Volume 73, Number 44 | March 3 - 9, 2004

Villager photos by Elisabeth Robert

The writing on Rafael Tufinyo’s studio wall tells Artists Alliance, Inc., to “go away.”

An arts center divided

By David Jonathan Epstein

Creativity abounds on a typical night at the Clemente Soto Velez Cultural and Educational Center on the Lower East Side. The entrance to the building at 107 Suffolk St. is thronged with signs and fliers welcoming patrons, in English and Spanish, to enjoy a host of visual and performing arts. Inside, a passerby might find visual artists discussing colors and hues in a studio, or actors rehearsing a scene of “Troilus and Cressida.” The hulking, neo-gothic structure on the quiet corner of Suffolk and Rivington Sts. used to be a schoolhouse. But, because of internal tensions, the place has come to feel more like a fortress. Within its now-decrepit walls, two groups of artists have been fighting for over a decade, and Armageddon may come next week. The two feuding sides will meet for an attempt at mediation next Thurs., March 4, hoping to bury the hatchet once and for all. If they cannot reconcile, the building could be lost to the arts community entirely.

“I’m crossing my fingers, praying, doing everything,” said Manuel Moran, the chairperson of the board for the Clemente Soto Velez Center. “I hope the mediation day will be a peaceful day. I just want this to be over.” Moran is part of the group of mostly performing artists, as well as a smaller number of visual artists, who hold the building lease. For years, the Clemente Soto Velez Center has accused Artists Alliance, Inc., a group of about 40 visual artists in the building, of continually refusing to pay the rent that is due.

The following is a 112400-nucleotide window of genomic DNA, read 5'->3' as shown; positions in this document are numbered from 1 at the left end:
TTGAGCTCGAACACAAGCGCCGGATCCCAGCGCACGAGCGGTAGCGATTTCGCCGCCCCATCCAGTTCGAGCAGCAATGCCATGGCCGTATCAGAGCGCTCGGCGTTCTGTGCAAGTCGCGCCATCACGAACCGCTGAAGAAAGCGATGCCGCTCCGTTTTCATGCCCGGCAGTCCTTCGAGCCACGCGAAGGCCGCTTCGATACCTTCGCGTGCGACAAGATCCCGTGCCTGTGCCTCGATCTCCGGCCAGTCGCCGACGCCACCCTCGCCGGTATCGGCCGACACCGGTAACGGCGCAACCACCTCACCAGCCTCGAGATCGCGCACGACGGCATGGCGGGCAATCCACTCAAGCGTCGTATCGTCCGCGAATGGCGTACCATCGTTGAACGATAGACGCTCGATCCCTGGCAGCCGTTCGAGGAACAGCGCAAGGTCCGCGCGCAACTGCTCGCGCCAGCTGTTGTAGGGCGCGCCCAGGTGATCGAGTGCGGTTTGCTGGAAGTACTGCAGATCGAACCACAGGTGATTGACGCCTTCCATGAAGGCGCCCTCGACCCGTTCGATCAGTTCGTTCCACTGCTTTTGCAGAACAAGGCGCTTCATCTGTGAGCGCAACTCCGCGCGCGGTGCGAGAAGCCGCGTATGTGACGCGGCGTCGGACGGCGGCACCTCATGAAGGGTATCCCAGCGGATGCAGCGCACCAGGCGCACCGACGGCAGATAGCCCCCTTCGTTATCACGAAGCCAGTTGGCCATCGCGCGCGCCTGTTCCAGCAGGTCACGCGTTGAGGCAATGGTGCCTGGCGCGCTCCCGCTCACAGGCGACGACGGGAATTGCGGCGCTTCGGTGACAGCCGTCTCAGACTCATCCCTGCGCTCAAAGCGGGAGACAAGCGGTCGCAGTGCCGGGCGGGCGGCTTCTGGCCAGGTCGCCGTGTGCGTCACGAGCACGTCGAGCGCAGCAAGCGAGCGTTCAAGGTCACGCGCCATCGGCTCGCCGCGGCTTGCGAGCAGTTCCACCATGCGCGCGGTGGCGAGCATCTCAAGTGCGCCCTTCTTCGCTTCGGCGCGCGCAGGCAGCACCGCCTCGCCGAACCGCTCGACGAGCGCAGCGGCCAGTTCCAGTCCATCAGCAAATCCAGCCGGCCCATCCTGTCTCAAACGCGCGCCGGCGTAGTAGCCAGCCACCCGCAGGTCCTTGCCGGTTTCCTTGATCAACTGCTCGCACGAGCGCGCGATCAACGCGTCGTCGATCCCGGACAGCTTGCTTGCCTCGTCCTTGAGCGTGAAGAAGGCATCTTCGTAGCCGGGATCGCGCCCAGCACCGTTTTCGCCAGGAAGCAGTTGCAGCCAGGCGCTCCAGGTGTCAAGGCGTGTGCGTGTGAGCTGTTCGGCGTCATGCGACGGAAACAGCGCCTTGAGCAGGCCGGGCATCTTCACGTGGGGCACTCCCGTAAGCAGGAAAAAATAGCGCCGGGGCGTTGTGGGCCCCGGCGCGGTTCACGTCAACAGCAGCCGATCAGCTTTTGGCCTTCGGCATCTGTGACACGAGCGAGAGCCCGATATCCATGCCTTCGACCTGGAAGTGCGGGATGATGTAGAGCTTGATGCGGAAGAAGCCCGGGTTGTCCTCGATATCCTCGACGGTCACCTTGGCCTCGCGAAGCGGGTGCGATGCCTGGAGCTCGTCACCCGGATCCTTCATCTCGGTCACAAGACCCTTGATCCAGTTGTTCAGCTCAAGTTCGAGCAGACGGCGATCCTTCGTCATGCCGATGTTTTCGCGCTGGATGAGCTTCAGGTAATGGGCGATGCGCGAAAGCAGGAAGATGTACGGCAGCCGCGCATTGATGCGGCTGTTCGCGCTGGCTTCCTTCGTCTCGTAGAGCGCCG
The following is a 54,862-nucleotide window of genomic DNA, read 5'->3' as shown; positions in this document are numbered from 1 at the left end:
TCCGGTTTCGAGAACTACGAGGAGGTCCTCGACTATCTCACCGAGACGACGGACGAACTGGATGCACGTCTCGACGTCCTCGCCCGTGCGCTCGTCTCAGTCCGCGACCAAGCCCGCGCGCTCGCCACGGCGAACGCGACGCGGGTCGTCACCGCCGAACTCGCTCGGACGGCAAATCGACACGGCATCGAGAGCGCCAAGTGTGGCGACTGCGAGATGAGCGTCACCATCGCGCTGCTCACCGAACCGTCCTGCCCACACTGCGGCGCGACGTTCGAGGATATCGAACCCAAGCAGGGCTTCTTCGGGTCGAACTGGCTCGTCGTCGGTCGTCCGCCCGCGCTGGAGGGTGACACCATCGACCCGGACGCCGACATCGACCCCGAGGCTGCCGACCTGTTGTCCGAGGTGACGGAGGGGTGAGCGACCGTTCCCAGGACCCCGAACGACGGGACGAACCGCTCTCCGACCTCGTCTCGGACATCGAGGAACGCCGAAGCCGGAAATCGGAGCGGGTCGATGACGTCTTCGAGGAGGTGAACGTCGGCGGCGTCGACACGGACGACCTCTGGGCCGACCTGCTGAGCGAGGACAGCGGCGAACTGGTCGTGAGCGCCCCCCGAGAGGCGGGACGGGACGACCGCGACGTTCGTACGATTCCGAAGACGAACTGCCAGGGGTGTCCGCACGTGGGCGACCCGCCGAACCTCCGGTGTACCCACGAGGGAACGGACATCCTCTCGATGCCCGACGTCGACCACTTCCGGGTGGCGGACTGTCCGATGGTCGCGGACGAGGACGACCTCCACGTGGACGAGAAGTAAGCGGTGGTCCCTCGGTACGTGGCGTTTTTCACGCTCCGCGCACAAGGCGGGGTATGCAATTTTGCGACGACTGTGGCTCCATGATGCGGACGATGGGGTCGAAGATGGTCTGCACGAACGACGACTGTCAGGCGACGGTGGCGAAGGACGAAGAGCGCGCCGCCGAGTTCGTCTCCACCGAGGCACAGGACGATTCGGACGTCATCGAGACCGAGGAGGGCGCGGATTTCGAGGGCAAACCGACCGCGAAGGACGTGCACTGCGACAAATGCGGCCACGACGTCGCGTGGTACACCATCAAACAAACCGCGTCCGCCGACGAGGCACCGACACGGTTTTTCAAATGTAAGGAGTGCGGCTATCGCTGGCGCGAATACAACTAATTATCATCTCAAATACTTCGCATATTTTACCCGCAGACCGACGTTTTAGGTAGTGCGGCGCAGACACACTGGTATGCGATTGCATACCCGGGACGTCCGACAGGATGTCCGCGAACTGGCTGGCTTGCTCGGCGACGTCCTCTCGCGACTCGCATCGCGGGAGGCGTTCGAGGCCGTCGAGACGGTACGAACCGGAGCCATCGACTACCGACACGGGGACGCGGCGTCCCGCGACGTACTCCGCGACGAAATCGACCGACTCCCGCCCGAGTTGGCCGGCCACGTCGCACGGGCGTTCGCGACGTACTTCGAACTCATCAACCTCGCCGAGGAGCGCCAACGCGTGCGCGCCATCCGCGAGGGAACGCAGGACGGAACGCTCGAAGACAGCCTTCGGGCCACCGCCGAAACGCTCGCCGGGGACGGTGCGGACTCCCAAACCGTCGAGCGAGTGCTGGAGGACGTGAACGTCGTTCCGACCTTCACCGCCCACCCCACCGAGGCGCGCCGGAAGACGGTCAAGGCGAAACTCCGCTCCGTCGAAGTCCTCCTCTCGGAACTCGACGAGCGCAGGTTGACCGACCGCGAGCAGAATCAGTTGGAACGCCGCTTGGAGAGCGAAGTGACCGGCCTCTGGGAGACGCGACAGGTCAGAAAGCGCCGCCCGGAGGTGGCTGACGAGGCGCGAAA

Artists Alliance, Inc., however, does not see it that way. “Every month I’ve written a rent check,” said Mark Powers of Artists Alliance. Powers’ rent, like that of his colleagues in Artists Alliance, goes each month to the Alliance itself, not to the board of the Clemente Soto Velez Center, whose members see the center as the rightful landlord. The visual artists began paying rent to the Alliance about five years ago in response to what they claimed was negligent management. Thus, the members of Clemente Soto Velez Cultural and Educational Center, Inc., or CSVCECI, call it a rent strike, while the visual artists claim to be paying rent.

The Department of Citywide Administrative Services ordered the two bickering factions to form a joint corporation to run the building two-and-a-half years ago, but the vision was never realized. If the Artists Alliance and the Clemente Soto Velez Center do not reach an agreement next week, the city, the owner of the building, may auction the building off to the highest bidder. If that happens, the artists, who currently pay about $1 a square foot in rent, are likely to lose one of the last affordable spaces for arts in the Lower East Side.

The problems that might find resoluiton next week began over a decade ago. In December of 1993, Puerto Rican novelist Ed Vega acquired the building and founded the Clemente Soto Velez Cultural and Educational Center. Vega himself invited some of the visual artists to share the space with his group of performing artists. Before long, however, the visual artists had a falling out with Vega over the condition of the building. Artists complained of lack of heat, water leaking into their studios and bathrooms in such disrepair that they became unusable.